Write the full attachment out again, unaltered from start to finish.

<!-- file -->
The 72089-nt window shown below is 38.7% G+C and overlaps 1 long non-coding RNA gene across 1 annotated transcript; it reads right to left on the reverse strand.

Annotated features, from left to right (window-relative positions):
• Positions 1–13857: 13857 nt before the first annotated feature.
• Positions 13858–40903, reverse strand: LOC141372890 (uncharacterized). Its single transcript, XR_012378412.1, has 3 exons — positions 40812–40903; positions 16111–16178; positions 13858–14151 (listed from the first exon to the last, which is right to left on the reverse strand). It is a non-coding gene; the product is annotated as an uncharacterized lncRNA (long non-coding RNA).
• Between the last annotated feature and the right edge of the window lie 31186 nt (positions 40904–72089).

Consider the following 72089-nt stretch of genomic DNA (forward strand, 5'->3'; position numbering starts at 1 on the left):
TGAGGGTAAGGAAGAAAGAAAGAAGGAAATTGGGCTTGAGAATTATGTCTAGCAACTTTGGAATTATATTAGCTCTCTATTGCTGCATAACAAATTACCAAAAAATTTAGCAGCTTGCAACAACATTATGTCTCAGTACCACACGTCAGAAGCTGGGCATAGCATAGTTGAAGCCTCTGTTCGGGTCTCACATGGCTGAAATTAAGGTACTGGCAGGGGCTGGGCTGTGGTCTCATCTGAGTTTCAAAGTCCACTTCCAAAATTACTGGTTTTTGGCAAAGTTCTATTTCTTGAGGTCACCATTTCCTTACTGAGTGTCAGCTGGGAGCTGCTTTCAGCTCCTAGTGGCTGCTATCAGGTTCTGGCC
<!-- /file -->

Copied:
The 72089-nt window shown below is 38.7% G+C and overlaps 1 long non-coding RNA gene across 1 annotated transcript; it reads right to left on the reverse strand.

Annotated features, from left to right (window-relative positions):
• Positions 1–13857: 13857 nt before the first annotated feature.
• Positions 13858–40903, reverse strand: LOC141372890 (uncharacterized). Its single transcript, XR_012378412.1, has 3 exons — positions 40812–40903; positions 16111–16178; positions 13858–14151 (listed from the first exon to the last, which is right to left on the reverse strand). It is a non-coding gene; the product is annotated as an uncharacterized lncRNA (long non-coding RNA).
• Between the last annotated feature and the right edge of the window lie 31186 nt (positions 40904–72089).

Consider the following 72089-nt stretch of genomic DNA (forward strand, 5'->3'; position numbering starts at 1 on the left):
TGAGGGTAAGGAAGAAAGAAAGAAGGAAATTGGGCTTGAGAATTATGTCTAGCAACTTTGGAATTATATTAGCTCTCTATTGCTGCATAACAAATTACCAAAAAATTTAGCAGCTTGCAACAACATTATGTCTCAGTACCACACGTCAGAAGCTGGGCATAGCATAGTTGAAGCCTCTGTTCGGGTCTCACATGGCTGAAATTAAGGTACTGGCAGGGGCTGGGCTGTGGTCTCATCTGAGTTTCAAAGTCCACTTCCAAAATTACTGGTTTTTGGCAAAGTTCTATTTCTTGAGGTCACCATTTCCTTACTGAGTGTCAGCTGGGAGCTGCTTTCAGCTCCTAGTGGCTGCTATCAGGTTCTGGCC